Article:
While the name “Chinook” originates with a group of Indigenous people who lived along the Columbia River, it has been used to describe everything from weather patterns to aircraft, ships, fish, dogs and hops. Chinook is also the name of a progressive philanthropy group with a unique social justice mission.
Back in 1987, a group of young progressives came together in Colorado after they were inspired by the Funding Exchange in New York. They created the Chinook Fund as an engine for grassroots change in the state, and since then, this public foundation has grown into a powerful philanthropic force with over $3.6 million in grants distributed so far.
Here are some insights into how the Chinook Fund gives in Colorado and how local nonprofits can get involved with this funder.
Three kinds of justice work
The Chinook Fund has a single focus—promoting justice. But its justice mission takes three different angles: racial, social and economic.
Chinook pools resources from the progressive community in Colorado and then distributes them back to statewide grassroots groups. Its interests are global in nature, and include poverty, war, environmental destruction, globalization and racism. However, Chinook takes a local approach to each issue to ensure that grant money stays close to home. Other grassroots interests of the Chinook Fund include immigration, sexual violence and HIV/AIDS.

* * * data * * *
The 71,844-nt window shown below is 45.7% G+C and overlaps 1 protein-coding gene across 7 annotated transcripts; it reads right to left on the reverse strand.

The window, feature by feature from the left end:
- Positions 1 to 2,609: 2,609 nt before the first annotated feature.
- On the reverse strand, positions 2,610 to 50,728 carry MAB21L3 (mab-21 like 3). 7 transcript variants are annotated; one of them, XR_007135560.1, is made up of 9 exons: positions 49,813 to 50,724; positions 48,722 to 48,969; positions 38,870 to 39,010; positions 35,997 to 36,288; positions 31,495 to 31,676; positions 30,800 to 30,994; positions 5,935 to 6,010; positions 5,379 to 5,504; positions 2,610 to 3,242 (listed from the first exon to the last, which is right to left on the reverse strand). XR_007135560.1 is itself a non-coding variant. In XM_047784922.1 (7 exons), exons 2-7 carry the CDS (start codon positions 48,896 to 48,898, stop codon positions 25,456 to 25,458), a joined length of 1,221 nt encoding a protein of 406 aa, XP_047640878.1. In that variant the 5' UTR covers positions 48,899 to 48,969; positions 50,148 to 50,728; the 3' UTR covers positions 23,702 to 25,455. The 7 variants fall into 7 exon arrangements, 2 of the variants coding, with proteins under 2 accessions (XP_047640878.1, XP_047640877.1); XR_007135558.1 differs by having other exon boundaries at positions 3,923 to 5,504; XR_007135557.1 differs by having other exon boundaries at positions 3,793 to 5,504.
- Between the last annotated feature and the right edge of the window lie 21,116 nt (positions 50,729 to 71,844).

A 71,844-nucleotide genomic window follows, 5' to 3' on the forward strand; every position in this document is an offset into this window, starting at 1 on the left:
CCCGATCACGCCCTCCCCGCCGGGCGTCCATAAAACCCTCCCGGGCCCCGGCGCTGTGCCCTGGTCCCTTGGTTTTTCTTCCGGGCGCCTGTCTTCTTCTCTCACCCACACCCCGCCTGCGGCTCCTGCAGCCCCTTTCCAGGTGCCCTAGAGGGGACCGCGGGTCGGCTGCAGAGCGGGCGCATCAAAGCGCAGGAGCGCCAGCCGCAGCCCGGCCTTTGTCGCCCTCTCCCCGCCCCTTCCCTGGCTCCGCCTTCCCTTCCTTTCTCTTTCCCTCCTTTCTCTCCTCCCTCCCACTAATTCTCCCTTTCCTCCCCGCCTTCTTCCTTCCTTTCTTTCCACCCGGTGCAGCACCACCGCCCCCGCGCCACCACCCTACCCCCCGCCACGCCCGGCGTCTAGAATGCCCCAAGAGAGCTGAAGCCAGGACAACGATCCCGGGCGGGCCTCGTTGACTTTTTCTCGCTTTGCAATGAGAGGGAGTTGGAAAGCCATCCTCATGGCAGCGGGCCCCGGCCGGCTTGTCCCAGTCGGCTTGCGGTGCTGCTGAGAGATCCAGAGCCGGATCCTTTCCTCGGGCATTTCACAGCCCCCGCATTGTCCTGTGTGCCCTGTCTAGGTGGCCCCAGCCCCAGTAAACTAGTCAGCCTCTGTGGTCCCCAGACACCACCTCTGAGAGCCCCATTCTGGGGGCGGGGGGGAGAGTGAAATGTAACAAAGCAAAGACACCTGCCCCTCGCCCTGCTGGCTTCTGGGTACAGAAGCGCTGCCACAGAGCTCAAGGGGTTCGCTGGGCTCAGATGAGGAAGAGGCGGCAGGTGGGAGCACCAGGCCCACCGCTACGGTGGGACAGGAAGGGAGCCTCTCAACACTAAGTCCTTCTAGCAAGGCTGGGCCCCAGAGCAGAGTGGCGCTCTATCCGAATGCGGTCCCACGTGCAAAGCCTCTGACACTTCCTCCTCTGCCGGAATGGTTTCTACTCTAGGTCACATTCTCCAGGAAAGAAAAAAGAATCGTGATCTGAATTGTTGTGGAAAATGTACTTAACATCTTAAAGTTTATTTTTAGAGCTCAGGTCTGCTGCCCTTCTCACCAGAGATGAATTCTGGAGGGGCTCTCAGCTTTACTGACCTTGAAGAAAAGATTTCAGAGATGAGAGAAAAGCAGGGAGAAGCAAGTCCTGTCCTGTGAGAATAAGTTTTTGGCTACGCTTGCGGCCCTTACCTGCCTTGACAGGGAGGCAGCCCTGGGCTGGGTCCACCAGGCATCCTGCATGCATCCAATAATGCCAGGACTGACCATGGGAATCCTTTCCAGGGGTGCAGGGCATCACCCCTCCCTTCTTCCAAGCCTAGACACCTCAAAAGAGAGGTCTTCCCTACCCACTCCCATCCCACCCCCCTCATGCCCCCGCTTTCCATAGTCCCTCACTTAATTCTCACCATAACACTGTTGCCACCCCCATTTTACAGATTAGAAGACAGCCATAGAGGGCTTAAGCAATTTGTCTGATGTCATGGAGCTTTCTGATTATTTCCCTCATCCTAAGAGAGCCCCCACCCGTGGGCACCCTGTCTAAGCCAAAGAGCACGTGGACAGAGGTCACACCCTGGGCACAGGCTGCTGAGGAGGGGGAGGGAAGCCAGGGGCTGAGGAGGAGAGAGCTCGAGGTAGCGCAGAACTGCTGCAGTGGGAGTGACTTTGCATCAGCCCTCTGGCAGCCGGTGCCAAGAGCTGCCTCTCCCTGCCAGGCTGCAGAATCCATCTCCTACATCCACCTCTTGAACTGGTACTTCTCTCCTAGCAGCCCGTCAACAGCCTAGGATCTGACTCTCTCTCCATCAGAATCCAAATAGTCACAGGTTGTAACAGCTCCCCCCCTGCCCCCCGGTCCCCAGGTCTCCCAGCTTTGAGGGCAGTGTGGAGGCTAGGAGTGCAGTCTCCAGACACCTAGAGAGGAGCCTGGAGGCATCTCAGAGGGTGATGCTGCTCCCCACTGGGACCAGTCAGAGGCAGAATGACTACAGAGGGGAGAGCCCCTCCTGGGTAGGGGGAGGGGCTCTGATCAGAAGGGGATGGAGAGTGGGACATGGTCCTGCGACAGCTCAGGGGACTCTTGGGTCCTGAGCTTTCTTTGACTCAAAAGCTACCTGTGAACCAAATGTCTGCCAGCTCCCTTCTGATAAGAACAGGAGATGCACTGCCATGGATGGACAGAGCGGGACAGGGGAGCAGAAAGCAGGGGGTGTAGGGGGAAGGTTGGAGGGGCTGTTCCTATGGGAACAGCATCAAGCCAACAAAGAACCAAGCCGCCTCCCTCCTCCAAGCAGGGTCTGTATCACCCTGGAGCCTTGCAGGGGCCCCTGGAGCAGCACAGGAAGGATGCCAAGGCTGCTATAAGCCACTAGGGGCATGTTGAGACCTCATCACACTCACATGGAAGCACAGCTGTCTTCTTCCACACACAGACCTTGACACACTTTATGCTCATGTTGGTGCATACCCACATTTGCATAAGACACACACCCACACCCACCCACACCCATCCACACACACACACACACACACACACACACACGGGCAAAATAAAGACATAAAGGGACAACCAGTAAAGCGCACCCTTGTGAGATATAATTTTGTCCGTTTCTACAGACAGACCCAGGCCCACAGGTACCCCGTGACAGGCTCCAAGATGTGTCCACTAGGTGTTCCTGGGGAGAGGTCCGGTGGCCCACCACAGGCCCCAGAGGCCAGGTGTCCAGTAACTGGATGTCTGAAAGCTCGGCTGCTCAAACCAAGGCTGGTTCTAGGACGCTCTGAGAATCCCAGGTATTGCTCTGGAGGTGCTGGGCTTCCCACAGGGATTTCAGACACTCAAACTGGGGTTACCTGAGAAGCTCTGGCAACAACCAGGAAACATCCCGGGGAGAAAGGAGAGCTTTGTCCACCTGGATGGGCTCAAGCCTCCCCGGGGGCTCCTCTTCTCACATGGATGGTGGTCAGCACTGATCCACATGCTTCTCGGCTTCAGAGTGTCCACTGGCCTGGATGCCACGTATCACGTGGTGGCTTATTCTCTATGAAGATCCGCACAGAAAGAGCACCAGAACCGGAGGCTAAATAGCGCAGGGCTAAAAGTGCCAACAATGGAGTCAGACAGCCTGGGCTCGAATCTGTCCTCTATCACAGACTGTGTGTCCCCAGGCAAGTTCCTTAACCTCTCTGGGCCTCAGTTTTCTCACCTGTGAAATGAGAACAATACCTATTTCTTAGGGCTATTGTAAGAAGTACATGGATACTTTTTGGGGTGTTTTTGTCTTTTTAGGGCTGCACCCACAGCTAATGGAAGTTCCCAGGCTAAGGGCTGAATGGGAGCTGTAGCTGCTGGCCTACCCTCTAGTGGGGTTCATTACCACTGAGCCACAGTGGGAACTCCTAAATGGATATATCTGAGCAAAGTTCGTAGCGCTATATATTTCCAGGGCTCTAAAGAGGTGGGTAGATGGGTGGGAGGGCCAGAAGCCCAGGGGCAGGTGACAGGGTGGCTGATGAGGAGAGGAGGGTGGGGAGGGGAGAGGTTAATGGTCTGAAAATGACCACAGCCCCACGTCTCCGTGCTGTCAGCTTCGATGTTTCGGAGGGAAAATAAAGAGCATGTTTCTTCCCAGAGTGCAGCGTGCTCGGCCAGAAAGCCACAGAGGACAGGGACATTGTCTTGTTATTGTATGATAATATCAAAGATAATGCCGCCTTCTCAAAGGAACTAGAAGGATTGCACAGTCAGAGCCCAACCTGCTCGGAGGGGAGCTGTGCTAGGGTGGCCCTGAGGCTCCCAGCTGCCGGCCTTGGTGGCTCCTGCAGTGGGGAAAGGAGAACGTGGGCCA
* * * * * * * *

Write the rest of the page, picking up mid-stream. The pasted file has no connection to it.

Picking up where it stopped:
A philanthropic risk-taker
This is a funder that sees itself as a risk-taker willing to consider programs and organizations that other foundations might shy away from. Chinook tends to value new ideas and fresh thinking rather than tried-and-true programs. Only nonprofits with an activism component to their work should look to the Chinook Fund as a resource. This foundation also highly values collaboration.
The Chinook Fund prefers to work with small organizations and funds within a budgetary restriction of $350,000—referring to the prospective grantee’s current-year projected budget. Chinook also accepts grant requests from groups without 501(c)(3) status as long as they have a fiscal sponsor. To offer some examples, recent grantees include the Satya Yoga Cooperative, Gang Rescue and Support Project, Black Lives Matter and the Colorado Immigrant Rights Coalition.
A different kind of application process
The Chinook Fund takes an unconventional, participatory approach to its evaluation process in which a group of community activists with on-the-ground experience come together to make grant decisions. Chinook works hard to ensure that its grantmaking committee is representative of the diverse communities it serves, and uses a unique consensus-based process in its deliberations.
Chinook has been giving out around $120,000 a year in grants through its community-led grantmaking process and Giving Project. Current grants range from $1,000 to $10,000, with start-up grants up to $4,000 and established grants up to $10,000.
Chinook awards grants twice a year following proposal deadlines in February and September. If you are interested in applying and want more information, the fund offers grant application workshops held about a month before each deadline.
Learn more about the Chinook Fund and its local giving in IP’s full Mountain States funding guide profile.